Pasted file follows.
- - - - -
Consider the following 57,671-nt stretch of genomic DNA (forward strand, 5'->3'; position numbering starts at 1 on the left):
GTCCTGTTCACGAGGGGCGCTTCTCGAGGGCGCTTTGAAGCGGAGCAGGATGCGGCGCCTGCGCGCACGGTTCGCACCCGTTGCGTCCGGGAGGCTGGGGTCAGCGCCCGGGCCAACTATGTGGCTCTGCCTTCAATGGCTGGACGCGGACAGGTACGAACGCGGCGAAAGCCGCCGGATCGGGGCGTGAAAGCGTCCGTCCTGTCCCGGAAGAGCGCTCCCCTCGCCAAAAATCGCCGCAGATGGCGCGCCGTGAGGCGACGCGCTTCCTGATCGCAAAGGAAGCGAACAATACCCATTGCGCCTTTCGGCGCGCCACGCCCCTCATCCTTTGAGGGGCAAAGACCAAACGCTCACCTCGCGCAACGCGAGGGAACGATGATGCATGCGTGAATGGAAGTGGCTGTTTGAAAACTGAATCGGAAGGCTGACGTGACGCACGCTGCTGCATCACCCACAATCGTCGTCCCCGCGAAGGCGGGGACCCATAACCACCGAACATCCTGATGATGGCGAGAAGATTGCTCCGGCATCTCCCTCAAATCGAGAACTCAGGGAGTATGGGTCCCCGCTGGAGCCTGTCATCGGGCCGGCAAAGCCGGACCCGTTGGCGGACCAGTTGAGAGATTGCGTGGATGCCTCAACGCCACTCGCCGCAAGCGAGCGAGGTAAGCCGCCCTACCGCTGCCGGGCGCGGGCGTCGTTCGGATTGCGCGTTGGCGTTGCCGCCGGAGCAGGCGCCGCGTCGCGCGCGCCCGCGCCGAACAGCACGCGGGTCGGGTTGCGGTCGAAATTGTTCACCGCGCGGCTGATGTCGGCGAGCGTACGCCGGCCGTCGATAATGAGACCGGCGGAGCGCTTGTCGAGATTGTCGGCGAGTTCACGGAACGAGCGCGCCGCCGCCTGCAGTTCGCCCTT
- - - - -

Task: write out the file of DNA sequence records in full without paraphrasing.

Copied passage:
Consider the following 57,671-nt stretch of genomic DNA (forward strand, 5'->3'; position numbering starts at 1 on the left):
GTCCTGTTCACGAGGGGCGCTTCTCGAGGGCGCTTTGAAGCGGAGCAGGATGCGGCGCCTGCGCGCACGGTTCGCACCCGTTGCGTCCGGGAGGCTGGGGTCAGCGCCCGGGCCAACTATGTGGCTCTGCCTTCAATGGCTGGACGCGGACAGGTACGAACGCGGCGAAAGCCGCCGGATCGGGGCGTGAAAGCGTCCGTCCTGTCCCGGAAGAGCGCTCCCCTCGCCAAAAATCGCCGCAGATGGCGCGCCGTGAGGCGACGCGCTTCCTGATCGCAAAGGAAGCGAACAATACCCATTGCGCCTTTCGGCGCGCCACGCCCCTCATCCTTTGAGGGGCAAAGACCAAACGCTCACCTCGCGCAACGCGAGGGAACGATGATGCATGCGTGAATGGAAGTGGCTGTTTGAAAACTGAATCGGAAGGCTGACGTGACGCACGCTGCTGCATCACCCACAATCGTCGTCCCCGCGAAGGCGGGGACCCATAACCACCGAACATCCTGATGATGGCGAGAAGATTGCTCCGGCATCTCCCTCAAATCGAGAACTCAGGGAGTATGGGTCCCCGCTGGAGCCTGTCATCGGGCCGGCAAAGCCGGACCCGTTGGCGGACCAGTTGAGAGATTGCGTGGATGCCTCAACGCCACTCGCCGCAAGCGAGCGAGGTAAGCCGCCCTACCGCTGCCGGGCGCGGGCGTCGTTCGGATTGCGCGTTGGCGTTGCCGCCGGAGCAGGCGCCGCGTCGCGCGCGCCCGCGCCGAACAGCACGCGGGTCGGGTTGCGGTCGAAATTGTTCACCGCGCGGCTGATGTCGGCGAGCGTACGCCGGCCGTCGATAATGAGACCGGCGGAGCGCTTGTCGAGATTGTCGGCGAGTTCACGGAACGAGCGCGCCGCCGCCTGCAGTTCGCCCTT